Posts Tagged ‘european southern observatory’

A short time ago, the VISTA (Visible and Infrared Survey Telescope for Astronomy) was doing a “warm-up” routine. It was pointed to a random spot and took a photo. You know, like you, with a new camera, might take a shot of the street outside your house.

But in this analogy, when you took a shot of that street outside your house, you caught the newest Ferrari driving by, or of that model from the Fiat Abarth commercial, or of . VISTA, in an unintentional moment, captured a stunning image of 47 Tucanae, otherwise known as NGC 104.

47 Tuc is a huge globular cluster of millions of stars crammed into a 120 light year diameter sphere. They all orbit the gravitational center of this cluster, but each in its own direction, buzzing around the core like angry bees. This accidental picture is amazing, and if you can, I’d recommend you download the massive 8000×8000 image and play with it a while.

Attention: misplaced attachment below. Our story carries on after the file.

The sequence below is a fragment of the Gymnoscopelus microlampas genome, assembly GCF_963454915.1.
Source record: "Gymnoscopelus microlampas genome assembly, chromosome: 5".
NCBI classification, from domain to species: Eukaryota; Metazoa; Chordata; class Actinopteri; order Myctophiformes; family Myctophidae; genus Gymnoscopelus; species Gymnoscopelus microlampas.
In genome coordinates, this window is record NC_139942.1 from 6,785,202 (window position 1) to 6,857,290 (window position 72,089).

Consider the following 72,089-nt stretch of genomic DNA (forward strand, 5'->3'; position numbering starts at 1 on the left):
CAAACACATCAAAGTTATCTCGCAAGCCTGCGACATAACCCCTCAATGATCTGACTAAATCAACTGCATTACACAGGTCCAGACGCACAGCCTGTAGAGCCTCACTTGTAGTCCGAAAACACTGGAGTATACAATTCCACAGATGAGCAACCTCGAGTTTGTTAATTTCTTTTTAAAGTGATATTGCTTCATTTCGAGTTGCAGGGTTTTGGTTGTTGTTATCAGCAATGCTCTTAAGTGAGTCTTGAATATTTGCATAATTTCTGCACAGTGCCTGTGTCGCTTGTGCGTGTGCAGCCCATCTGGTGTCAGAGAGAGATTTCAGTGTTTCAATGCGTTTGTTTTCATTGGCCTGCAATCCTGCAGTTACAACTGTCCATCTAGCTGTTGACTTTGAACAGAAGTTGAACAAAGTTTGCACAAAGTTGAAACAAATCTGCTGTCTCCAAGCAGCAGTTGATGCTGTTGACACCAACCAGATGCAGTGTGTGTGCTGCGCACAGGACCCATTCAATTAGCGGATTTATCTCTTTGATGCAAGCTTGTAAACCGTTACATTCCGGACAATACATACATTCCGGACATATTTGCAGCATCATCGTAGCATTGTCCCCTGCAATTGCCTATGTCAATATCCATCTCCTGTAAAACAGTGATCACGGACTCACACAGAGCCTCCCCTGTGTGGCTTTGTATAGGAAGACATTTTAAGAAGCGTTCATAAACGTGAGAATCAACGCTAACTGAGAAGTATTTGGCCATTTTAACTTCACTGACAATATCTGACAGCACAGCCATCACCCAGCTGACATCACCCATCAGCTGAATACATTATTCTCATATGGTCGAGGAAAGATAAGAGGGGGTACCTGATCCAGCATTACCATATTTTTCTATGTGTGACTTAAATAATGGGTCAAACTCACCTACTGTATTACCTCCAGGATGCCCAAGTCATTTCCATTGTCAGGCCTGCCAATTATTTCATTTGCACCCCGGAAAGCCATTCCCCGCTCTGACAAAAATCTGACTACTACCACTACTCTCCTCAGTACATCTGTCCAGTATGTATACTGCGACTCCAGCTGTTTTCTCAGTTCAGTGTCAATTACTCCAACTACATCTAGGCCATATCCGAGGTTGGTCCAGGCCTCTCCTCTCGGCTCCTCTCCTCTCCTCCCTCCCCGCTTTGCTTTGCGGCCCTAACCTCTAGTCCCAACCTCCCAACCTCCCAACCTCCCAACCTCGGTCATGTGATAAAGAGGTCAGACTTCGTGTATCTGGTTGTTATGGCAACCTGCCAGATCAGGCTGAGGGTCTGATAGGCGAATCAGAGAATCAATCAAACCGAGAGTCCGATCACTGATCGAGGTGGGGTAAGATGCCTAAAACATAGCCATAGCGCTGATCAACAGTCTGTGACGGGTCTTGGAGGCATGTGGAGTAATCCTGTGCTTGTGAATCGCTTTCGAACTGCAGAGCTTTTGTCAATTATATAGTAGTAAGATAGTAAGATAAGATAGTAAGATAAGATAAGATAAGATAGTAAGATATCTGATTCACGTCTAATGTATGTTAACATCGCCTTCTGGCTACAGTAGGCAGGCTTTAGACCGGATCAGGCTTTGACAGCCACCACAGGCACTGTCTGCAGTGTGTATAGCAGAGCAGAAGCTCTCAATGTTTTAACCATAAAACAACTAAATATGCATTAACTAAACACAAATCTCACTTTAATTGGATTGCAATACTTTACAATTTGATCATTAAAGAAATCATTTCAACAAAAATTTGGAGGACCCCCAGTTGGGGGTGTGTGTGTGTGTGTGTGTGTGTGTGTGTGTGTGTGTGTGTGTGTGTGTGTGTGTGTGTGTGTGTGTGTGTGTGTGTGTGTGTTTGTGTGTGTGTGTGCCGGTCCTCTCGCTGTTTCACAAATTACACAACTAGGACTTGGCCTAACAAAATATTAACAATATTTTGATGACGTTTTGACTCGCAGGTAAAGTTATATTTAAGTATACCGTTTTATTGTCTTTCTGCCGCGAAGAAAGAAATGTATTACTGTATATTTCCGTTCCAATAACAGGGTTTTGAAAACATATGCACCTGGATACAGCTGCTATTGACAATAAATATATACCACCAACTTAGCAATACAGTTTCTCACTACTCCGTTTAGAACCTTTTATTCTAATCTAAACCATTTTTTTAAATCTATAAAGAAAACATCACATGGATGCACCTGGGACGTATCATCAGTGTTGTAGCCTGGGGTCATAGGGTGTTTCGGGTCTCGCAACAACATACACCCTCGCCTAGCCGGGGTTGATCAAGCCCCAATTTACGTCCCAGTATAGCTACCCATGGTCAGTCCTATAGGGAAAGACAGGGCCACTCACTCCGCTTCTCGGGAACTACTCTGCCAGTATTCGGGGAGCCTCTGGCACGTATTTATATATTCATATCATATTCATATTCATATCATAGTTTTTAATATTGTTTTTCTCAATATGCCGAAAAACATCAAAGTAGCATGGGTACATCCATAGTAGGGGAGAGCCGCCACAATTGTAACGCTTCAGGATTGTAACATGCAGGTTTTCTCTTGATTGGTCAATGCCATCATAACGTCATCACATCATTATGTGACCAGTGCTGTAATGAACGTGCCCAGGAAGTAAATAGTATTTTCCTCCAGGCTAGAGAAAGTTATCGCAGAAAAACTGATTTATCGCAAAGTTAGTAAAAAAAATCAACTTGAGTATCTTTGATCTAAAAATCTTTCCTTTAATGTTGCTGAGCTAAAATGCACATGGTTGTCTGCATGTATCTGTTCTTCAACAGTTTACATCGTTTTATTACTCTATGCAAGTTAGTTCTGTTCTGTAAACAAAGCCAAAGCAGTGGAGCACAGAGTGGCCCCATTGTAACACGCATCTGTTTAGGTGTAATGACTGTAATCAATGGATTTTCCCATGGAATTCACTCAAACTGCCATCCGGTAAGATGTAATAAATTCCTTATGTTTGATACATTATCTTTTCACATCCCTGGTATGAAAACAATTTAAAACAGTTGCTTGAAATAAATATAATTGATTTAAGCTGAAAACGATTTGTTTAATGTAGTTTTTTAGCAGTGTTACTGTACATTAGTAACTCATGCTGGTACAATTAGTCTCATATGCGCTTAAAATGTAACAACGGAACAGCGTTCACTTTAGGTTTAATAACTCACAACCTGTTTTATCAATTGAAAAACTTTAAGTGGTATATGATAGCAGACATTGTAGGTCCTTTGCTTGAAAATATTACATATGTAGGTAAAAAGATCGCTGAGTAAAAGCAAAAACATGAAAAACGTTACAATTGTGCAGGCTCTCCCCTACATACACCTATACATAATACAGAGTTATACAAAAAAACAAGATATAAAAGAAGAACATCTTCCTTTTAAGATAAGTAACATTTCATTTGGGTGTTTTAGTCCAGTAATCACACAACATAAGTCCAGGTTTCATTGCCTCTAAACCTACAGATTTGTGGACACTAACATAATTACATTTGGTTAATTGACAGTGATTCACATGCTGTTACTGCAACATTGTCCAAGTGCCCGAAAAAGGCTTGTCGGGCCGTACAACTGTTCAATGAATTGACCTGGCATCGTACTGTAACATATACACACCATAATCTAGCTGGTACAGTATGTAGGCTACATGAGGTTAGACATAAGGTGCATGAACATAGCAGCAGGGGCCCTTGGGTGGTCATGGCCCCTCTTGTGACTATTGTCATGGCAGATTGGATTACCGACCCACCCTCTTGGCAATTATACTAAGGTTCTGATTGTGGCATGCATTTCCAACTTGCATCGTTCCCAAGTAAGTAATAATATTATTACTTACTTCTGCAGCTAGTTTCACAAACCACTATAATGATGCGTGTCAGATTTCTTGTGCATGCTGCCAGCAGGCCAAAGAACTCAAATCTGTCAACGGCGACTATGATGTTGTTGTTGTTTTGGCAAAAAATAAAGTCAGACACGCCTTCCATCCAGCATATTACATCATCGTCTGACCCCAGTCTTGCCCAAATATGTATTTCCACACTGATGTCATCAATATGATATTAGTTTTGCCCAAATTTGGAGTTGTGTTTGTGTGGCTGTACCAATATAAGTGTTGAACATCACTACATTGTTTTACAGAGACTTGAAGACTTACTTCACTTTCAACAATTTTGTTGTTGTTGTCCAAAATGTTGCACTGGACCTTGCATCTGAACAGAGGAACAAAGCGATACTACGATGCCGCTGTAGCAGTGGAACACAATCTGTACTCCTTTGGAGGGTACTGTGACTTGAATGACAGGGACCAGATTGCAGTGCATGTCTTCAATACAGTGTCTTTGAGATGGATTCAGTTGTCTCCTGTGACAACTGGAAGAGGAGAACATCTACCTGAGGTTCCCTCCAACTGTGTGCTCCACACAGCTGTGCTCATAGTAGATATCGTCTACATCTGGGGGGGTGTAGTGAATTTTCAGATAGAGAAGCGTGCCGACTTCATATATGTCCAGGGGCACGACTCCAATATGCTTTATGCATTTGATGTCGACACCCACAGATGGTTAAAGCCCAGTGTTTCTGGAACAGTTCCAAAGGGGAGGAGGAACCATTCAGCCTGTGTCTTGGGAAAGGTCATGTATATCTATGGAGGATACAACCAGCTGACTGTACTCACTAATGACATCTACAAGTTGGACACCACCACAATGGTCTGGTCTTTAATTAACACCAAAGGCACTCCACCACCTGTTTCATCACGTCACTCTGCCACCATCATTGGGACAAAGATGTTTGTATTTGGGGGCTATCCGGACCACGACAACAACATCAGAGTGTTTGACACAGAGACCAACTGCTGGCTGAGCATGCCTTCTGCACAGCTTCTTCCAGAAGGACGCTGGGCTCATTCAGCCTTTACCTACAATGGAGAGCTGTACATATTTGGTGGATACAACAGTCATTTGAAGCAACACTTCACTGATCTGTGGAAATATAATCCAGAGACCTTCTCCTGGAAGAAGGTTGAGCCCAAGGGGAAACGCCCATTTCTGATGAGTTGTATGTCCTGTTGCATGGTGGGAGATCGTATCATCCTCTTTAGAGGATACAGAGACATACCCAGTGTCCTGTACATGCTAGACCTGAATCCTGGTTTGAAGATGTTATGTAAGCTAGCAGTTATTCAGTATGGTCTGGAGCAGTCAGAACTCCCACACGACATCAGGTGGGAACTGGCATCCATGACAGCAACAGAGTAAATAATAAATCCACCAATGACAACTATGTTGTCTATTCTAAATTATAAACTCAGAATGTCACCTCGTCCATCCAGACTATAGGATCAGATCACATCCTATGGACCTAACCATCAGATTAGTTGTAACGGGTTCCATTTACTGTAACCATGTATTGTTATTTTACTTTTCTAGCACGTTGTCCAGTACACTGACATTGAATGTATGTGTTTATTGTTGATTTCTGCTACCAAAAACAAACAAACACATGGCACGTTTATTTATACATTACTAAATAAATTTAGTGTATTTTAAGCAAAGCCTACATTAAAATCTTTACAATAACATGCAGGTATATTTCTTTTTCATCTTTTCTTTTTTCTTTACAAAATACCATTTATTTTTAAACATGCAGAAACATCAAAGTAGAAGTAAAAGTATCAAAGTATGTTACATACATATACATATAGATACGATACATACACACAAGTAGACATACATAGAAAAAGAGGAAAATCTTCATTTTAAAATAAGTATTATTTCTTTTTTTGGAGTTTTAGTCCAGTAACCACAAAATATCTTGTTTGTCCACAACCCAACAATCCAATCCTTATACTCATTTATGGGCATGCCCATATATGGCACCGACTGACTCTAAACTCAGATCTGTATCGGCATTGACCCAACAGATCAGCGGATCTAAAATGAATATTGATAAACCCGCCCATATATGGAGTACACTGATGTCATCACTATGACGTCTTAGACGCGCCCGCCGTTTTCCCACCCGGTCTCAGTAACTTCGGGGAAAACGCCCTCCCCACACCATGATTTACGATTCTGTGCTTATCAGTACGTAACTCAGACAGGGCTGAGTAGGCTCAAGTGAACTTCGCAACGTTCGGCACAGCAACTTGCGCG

I did, and I zoomed in and out on blue giants, red giants, a field of stars so densely packed that they’re like pave diamonds. In the outer sectors of the image, you can zoom in and, between the stars, see red-shifted galaxies. It’s amazing.


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